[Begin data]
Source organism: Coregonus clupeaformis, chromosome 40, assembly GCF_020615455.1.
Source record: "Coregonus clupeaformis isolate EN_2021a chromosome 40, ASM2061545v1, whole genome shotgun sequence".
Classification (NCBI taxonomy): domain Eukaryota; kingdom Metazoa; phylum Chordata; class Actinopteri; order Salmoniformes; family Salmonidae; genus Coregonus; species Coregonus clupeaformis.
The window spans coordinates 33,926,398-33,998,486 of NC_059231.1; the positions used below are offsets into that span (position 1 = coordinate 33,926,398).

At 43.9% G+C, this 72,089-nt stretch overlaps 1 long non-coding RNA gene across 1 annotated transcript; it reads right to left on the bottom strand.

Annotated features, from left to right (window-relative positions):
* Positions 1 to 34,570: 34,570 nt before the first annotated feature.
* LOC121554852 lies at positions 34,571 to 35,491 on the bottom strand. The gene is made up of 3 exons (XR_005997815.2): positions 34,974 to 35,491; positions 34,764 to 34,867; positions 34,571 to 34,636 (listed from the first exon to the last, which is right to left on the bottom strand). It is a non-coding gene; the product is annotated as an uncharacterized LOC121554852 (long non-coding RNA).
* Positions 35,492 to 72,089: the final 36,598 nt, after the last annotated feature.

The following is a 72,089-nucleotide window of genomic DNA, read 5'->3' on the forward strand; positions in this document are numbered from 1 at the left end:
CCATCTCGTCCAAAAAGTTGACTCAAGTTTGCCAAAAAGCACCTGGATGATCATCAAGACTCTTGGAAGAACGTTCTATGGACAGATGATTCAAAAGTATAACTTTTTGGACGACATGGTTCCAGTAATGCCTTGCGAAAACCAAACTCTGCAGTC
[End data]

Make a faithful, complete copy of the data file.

Source organism: Coregonus clupeaformis, chromosome 40, assembly GCF_020615455.1.
Source record: "Coregonus clupeaformis isolate EN_2021a chromosome 40, ASM2061545v1, whole genome shotgun sequence".
Classification (NCBI taxonomy): domain Eukaryota; kingdom Metazoa; phylum Chordata; class Actinopteri; order Salmoniformes; family Salmonidae; genus Coregonus; species Coregonus clupeaformis.
The window spans coordinates 33,926,398-33,998,486 of NC_059231.1; the positions used below are offsets into that span (position 1 = coordinate 33,926,398).

At 43.9% G+C, this 72,089-nt stretch overlaps 1 long non-coding RNA gene across 1 annotated transcript; it reads right to left on the bottom strand.

Annotated features, from left to right (window-relative positions):
* Positions 1 to 34,570: 34,570 nt before the first annotated feature.
* LOC121554852 lies at positions 34,571 to 35,491 on the bottom strand. The gene is made up of 3 exons (XR_005997815.2): positions 34,974 to 35,491; positions 34,764 to 34,867; positions 34,571 to 34,636 (listed from the first exon to the last, which is right to left on the bottom strand). It is a non-coding gene; the product is annotated as an uncharacterized LOC121554852 (long non-coding RNA).
* Positions 35,492 to 72,089: the final 36,598 nt, after the last annotated feature.

The following is a 72,089-nucleotide window of genomic DNA, read 5'->3' on the forward strand; positions in this document are numbered from 1 at the left end:
CCATCTCGTCCAAAAAGTTGACTCAAGTTTGCCAAAAAGCACCTGGATGATCATCAAGACTCTTGGAAGAACGTTCTATGGACAGATGATTCAAAAGTATAACTTTTTGGACGACATGGTTCCAGTAATGCCTTGCGAAAACCAAACTCTGCAGTC